What do women really really want? A case study of mature women training to work in childcare

Wright, Hazel R. (2009) What do women really really want? A case study of mature women training to work in childcare. In: Conference of the European Society for Research on the Education of Adults (ESREA) Network on Gender and Adult Learning, 7-10 October 2009, University of Hull.

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Abstract

Most studies of adult education align this with life change but my research project tells a different story revealing that mature women training to work in childcare were seeking continuity in their lives, engaging with activities that connected aspects of the family, workplace and educational experience and constructing a sense of personal identity through these linkages. The recently completed project studied a group of mature women who enrolled on an Early Years Supervisors‟ course over a ten-year period in a Further Education (FE) College in Eastern England. This was a vocational course, funded at times by different government initiatives - local, national or European - as part of the broader aim to raise standards within childcare in the UK and because of its work orientation might have been accessed for predominately instrumental purposes: to support a career in childcare work. Expecting that to be the case, I anticipated that the majority of the women would talk about career paths, salary structures and end goals but found that not to be the case. Instead, they discussed a range of alternative motivations that we shall look at further in this paper.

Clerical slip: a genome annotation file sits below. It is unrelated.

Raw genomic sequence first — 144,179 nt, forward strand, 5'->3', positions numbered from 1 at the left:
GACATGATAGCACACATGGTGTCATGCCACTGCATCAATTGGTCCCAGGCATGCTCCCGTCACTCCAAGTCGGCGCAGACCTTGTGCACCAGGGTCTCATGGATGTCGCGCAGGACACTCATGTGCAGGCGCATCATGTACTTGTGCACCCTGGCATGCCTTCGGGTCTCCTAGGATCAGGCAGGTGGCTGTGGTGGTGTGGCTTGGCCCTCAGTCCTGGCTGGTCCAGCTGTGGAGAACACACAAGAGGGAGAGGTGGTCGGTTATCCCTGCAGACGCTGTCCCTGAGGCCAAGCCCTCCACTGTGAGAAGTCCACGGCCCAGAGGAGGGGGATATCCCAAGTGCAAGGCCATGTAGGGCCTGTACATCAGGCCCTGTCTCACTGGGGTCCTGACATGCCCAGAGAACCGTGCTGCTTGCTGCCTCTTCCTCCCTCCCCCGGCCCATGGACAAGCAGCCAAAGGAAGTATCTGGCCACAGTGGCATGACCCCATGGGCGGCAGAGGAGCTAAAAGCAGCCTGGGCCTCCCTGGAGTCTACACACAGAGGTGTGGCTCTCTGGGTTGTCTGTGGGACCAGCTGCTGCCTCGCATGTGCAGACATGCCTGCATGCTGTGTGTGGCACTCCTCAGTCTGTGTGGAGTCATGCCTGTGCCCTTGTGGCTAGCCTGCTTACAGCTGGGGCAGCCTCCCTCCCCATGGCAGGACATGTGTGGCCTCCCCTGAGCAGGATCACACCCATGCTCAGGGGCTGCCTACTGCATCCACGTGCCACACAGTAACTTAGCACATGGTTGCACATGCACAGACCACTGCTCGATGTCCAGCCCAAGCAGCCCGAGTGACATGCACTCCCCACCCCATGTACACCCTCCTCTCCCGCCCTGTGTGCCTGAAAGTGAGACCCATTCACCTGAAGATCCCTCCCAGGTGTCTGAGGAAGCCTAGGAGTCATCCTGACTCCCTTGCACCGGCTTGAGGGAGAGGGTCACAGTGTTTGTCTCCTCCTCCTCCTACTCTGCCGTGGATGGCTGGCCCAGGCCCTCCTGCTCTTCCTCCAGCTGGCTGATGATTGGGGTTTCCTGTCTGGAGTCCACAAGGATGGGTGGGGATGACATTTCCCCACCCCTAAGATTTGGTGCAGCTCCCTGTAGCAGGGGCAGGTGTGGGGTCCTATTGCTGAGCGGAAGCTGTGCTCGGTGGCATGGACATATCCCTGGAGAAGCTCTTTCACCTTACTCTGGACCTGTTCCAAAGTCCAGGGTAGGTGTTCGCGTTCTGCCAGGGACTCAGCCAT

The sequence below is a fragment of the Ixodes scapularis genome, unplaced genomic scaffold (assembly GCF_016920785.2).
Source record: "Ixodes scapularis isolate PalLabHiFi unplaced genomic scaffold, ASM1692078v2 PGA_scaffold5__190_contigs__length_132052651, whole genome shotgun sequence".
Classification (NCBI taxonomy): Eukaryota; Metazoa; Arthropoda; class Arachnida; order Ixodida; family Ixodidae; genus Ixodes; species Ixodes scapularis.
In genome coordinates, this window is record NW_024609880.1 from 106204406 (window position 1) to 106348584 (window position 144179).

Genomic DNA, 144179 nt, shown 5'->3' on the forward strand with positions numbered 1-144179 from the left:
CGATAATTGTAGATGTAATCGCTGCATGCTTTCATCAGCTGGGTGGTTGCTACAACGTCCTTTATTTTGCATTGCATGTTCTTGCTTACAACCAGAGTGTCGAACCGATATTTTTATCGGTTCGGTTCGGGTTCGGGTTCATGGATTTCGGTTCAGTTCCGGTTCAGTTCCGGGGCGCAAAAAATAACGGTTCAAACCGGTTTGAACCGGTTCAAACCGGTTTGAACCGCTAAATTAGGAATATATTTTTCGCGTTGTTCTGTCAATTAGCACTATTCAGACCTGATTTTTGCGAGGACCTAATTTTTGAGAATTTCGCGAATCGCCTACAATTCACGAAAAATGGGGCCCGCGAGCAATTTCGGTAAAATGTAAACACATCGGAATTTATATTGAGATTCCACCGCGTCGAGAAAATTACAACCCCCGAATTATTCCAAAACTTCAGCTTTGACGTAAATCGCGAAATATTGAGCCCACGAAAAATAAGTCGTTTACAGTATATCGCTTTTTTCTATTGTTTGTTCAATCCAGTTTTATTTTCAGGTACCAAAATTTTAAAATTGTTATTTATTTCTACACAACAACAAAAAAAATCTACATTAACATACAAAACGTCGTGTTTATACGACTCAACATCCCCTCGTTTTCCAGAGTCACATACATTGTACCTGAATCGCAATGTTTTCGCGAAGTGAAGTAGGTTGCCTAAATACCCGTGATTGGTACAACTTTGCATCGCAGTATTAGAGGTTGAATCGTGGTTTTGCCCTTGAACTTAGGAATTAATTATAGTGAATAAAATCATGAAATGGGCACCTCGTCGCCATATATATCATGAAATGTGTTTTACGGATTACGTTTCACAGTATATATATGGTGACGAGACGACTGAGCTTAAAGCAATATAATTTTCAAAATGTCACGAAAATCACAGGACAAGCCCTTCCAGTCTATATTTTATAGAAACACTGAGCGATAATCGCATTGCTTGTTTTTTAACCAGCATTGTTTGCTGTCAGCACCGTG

Item Type: Conference or Workshop Item (Paper)
Faculty: Faculty of Health, Social Care & Education (for research post September 2011)
Depositing User: Repository Admin
Date Deposited: 11 May 2011 15:15
Last Modified: 15 Dec 2017 16:28
URI: http://arro.anglia.ac.uk/id/eprint/129405

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